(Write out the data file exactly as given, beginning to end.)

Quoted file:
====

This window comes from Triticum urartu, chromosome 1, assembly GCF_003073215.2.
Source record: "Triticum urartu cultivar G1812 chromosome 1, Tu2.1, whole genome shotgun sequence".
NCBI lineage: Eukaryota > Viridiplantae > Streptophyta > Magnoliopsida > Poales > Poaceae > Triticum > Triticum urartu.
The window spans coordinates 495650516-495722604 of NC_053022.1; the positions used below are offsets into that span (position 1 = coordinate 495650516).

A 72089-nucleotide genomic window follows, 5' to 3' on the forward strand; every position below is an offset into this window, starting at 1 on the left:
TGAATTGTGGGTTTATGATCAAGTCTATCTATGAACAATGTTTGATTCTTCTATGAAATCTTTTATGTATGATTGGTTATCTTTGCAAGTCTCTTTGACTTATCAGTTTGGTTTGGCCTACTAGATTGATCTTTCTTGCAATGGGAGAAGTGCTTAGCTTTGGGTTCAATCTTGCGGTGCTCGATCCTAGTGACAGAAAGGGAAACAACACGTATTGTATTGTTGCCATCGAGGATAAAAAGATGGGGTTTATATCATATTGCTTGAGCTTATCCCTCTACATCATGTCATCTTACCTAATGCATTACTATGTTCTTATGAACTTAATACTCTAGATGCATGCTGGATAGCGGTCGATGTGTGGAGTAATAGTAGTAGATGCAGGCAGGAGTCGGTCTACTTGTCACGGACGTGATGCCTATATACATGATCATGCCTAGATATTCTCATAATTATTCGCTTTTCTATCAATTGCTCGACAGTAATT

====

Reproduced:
This window comes from Triticum urartu, chromosome 1, assembly GCF_003073215.2.
Source record: "Triticum urartu cultivar G1812 chromosome 1, Tu2.1, whole genome shotgun sequence".
NCBI lineage: Eukaryota > Viridiplantae > Streptophyta > Magnoliopsida > Poales > Poaceae > Triticum > Triticum urartu.
The window spans coordinates 495650516-495722604 of NC_053022.1; the positions used below are offsets into that span (position 1 = coordinate 495650516).

A 72089-nucleotide genomic window follows, 5' to 3' on the forward strand; every position below is an offset into this window, starting at 1 on the left:
TGAATTGTGGGTTTATGATCAAGTCTATCTATGAACAATGTTTGATTCTTCTATGAAATCTTTTATGTATGATTGGTTATCTTTGCAAGTCTCTTTGACTTATCAGTTTGGTTTGGCCTACTAGATTGATCTTTCTTGCAATGGGAGAAGTGCTTAGCTTTGGGTTCAATCTTGCGGTGCTCGATCCTAGTGACAGAAAGGGAAACAACACGTATTGTATTGTTGCCATCGAGGATAAAAAGATGGGGTTTATATCATATTGCTTGAGCTTATCCCTCTACATCATGTCATCTTACCTAATGCATTACTATGTTCTTATGAACTTAATACTCTAGATGCATGCTGGATAGCGGTCGATGTGTGGAGTAATAGTAGTAGATGCAGGCAGGAGTCGGTCTACTTGTCACGGACGTGATGCCTATATACATGATCATGCCTAGATATTCTCATAATTATTCGCTTTTCTATCAATTGCTCGACAGTAATT